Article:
Saturday, December 29, 2012

The Fiscal Cliff is Your Fault

. . . and mine as well.  Why? Because we have not made up our minds about the overall direction of government.  We have elected a divided government.  The President won re-election with a small majority, not a mandate, even though the radical change he desires would require a mandate.  In the meantime, the House continues under Republican control, with a healthy majority.  We the people have spoken, and said, we're not sure what we want.

Further, the political coalitions that form the basis of the two parties obscure the real desires of the electorate.  For example, the Republican party gets outsized support from agricultural communities that are very socially conservative.  However, they are also huge net recipients of government aid in the form of crop insurance or price supports.  So farm state Republicans have an incentive to trade pork for farmers rather than reducing spending.  On the Democratic side, Hispanics and Blacks voted decisively against gay marriage in California in 2008; even while they elected Democrats who have worked to undermine Proposition 8.  Silicon valley entrepreneurs gave heavily to Obama in 2008, despite the predictable result that stifling regulation would stunt new business development in this country.

It will take a crisis to cause the nation to coalesce around a path forward.  In the meantime, the problem gets worse.  The debt clock on the right side of my blog is not going to go backwards any time soon.  If it reverses at any time this decade, I will be shocked.

The result of the fiscal cliff talks are fairly predictable as a result.  There will be tax rate hikes, because Obama is ideologically wedded to the idea and he has an advantage in the negotiations.  But the hikes, whether on $250,000+ or $400,000+, will not produce the revenue predicted.  Even if the predicted revenue did materialize; it wouldn't make much difference in the long term deficit.  The official estimate is that the rise would produce $950 billion in revenue over ten years.  Sounds like a lot, but when put on an annual basis, it doesn't even cover one month's worth of deficit spending.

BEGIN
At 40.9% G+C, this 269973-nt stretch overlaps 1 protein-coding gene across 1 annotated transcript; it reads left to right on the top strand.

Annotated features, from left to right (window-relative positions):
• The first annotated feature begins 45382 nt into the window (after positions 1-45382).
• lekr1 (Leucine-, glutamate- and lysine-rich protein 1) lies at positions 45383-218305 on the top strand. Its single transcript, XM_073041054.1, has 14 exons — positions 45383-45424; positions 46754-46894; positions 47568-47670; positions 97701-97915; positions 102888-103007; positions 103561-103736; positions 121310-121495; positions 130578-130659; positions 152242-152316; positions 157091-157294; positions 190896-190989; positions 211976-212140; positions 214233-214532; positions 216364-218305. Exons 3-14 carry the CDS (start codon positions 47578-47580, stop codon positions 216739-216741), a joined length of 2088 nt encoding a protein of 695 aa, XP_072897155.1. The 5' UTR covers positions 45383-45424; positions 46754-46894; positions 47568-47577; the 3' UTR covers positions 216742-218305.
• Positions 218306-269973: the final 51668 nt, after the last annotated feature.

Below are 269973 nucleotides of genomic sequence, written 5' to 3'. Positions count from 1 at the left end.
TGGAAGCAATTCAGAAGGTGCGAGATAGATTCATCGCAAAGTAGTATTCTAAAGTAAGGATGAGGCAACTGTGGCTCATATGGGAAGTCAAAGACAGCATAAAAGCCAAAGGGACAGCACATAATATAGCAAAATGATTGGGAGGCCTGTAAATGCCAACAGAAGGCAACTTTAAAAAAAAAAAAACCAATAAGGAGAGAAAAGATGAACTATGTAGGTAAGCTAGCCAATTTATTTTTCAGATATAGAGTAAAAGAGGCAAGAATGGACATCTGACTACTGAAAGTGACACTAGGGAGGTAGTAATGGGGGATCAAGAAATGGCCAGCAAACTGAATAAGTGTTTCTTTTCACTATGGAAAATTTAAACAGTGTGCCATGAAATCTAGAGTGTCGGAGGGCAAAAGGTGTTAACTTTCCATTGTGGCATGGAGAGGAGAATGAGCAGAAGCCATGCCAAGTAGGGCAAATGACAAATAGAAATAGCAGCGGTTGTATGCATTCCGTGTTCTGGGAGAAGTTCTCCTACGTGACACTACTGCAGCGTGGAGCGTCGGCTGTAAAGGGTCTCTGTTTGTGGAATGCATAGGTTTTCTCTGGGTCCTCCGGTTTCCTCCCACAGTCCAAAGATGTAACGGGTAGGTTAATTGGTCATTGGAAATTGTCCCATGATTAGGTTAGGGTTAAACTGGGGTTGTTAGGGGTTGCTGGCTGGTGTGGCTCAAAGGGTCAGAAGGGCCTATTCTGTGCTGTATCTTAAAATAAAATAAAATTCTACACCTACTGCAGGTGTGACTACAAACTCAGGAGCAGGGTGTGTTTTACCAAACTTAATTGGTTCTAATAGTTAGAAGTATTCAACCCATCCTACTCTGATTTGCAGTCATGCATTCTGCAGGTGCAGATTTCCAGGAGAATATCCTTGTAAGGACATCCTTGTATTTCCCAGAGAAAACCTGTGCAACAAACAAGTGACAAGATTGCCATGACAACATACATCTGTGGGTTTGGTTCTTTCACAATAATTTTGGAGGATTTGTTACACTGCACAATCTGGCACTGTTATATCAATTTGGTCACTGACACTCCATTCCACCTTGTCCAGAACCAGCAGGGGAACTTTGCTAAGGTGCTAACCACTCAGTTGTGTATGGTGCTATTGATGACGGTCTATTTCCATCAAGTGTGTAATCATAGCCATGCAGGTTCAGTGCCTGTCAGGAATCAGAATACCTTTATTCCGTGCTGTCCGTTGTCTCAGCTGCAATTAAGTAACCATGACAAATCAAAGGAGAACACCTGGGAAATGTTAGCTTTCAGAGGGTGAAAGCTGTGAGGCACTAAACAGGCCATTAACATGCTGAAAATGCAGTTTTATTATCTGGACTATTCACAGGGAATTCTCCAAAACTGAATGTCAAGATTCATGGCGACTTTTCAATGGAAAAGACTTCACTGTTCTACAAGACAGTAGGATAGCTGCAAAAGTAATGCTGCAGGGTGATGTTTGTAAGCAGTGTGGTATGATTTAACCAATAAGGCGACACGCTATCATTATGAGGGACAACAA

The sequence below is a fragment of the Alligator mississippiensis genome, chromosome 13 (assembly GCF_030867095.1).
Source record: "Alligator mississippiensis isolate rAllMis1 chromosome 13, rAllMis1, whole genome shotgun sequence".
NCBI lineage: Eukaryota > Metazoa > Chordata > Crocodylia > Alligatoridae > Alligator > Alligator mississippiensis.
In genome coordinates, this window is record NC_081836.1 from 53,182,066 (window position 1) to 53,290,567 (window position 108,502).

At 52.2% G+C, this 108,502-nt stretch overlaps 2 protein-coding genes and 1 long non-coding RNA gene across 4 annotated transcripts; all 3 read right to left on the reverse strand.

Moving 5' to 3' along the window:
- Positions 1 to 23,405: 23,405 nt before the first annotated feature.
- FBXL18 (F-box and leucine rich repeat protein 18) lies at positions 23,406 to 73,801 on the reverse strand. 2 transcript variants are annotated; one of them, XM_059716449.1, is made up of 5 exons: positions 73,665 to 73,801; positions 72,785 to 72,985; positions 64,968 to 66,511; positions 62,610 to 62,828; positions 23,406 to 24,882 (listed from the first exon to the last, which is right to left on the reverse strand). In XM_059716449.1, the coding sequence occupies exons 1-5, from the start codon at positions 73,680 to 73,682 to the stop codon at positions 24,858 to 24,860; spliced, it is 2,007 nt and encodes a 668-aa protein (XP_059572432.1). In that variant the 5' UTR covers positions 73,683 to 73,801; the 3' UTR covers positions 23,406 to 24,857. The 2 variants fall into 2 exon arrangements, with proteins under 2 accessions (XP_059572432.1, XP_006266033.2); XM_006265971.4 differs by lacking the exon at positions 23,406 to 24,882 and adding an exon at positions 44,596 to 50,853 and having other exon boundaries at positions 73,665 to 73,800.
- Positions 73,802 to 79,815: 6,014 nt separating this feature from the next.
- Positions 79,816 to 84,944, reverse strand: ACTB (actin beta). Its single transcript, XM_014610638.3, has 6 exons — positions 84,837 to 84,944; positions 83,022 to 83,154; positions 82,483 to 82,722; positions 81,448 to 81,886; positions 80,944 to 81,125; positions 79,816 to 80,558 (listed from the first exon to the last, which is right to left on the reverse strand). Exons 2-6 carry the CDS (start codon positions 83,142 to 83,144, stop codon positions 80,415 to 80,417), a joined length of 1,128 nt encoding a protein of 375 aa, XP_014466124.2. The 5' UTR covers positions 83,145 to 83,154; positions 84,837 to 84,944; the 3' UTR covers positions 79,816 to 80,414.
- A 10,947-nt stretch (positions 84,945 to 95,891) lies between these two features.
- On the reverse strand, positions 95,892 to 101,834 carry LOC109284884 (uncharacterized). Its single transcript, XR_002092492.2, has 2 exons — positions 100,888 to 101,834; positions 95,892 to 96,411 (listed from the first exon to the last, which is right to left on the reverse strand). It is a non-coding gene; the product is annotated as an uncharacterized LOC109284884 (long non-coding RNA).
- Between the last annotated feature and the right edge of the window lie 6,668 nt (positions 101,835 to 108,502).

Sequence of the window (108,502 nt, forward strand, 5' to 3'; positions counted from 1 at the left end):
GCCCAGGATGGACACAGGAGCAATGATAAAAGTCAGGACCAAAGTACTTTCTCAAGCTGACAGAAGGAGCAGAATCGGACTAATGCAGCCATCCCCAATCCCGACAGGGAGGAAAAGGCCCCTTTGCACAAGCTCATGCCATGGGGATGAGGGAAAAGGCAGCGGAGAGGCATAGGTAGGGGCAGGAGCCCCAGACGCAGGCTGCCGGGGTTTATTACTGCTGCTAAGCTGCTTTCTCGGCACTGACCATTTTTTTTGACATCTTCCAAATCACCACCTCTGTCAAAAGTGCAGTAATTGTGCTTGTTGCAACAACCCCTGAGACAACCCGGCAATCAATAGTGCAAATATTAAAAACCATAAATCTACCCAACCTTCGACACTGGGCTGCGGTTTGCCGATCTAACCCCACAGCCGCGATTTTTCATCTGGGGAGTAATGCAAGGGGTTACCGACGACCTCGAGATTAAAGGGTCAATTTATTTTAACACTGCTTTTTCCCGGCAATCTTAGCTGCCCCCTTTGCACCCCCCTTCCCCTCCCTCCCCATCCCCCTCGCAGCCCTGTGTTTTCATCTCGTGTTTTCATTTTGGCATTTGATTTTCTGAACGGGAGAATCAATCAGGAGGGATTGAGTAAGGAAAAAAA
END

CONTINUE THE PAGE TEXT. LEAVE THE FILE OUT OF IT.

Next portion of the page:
Meanwhile, whatever spending cuts are proposed will be back loaded; which means they will never be put into effect.  The only sensible outcome appears to be that the useless payroll tax cut will expire.  Useless, because the cut was always known to be temporary, and therefor blew a hole in the social security accounting without actually adding any jobs; it's purported purpose.  Businesses aren't going to hire because of a temporary reduction in labor costs, and they didn't.

Regardless of the exact outcome of a deal, or a temporary measure that gives more time to negotiate, we can expect no meaningful progress on debt reduction.  With debts mounting throughout the Western world, there are no reserves to handle the next crisis.

Programming note: I intend to post regularly again.  If you have been visiting, looking for new posts, I am sorry to have had none.  My personal circumstances left me with little time and energy for blogging, but I feel refreshed from some time off over Christmas and ready to hit it again.

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